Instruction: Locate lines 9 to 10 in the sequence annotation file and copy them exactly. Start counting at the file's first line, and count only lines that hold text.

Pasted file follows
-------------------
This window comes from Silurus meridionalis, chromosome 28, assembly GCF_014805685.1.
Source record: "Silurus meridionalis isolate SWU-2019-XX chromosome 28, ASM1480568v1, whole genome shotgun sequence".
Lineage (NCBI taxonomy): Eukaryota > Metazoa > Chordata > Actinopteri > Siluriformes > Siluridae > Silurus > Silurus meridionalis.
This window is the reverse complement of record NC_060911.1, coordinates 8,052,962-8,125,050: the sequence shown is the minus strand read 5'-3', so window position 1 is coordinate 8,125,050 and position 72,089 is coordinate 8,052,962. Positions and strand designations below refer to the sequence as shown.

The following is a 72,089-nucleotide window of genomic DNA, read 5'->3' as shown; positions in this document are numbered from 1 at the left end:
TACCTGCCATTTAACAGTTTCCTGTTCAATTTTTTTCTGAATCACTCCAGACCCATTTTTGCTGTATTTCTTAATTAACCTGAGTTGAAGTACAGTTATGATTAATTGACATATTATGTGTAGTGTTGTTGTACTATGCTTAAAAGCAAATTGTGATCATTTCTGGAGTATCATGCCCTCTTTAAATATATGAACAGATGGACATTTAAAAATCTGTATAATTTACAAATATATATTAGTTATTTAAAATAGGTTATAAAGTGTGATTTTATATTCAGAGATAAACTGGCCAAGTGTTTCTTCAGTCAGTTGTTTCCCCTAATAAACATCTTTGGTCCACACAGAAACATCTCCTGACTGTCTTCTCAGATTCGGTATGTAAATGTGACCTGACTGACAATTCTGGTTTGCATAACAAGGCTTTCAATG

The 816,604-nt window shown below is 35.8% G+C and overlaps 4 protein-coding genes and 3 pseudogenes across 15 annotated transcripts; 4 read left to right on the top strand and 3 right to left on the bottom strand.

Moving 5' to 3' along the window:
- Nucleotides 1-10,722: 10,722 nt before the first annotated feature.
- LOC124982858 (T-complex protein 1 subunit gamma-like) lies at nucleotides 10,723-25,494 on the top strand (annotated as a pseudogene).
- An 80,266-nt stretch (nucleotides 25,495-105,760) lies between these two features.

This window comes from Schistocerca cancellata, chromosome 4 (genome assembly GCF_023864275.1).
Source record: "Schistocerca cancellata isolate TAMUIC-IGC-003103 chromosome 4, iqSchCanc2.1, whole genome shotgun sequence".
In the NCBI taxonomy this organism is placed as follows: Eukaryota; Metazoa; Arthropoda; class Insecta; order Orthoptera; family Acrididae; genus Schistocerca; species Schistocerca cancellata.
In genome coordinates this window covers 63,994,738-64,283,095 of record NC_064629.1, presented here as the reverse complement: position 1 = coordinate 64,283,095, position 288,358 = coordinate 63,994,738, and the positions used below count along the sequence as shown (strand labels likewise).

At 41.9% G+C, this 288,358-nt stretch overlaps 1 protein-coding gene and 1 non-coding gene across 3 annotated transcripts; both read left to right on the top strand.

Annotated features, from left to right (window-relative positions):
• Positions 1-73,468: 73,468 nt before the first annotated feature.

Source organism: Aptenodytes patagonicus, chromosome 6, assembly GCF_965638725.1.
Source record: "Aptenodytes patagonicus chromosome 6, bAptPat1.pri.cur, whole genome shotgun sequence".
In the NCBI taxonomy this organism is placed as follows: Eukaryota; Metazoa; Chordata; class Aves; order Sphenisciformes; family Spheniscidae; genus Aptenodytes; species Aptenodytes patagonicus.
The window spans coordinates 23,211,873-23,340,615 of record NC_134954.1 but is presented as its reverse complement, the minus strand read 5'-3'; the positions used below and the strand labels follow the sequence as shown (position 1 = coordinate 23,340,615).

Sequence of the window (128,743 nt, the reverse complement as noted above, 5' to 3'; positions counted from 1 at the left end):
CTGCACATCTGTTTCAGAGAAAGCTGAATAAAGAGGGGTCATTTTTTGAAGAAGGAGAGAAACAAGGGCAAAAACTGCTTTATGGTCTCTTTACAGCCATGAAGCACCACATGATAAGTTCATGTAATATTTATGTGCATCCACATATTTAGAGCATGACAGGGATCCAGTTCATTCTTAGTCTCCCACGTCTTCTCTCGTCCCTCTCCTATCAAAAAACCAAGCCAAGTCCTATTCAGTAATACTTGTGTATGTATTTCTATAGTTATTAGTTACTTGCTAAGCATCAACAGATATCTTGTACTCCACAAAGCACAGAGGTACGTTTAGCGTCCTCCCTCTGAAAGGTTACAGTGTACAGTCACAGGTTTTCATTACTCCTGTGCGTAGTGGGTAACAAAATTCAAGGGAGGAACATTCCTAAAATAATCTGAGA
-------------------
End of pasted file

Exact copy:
- Nucleotides 1-10,722: 10,722 nt before the first annotated feature.
- LOC124982858 (T-complex protein 1 subunit gamma-like) lies at nucleotides 10,723-25,494 on the top strand (annotated as a pseudogene).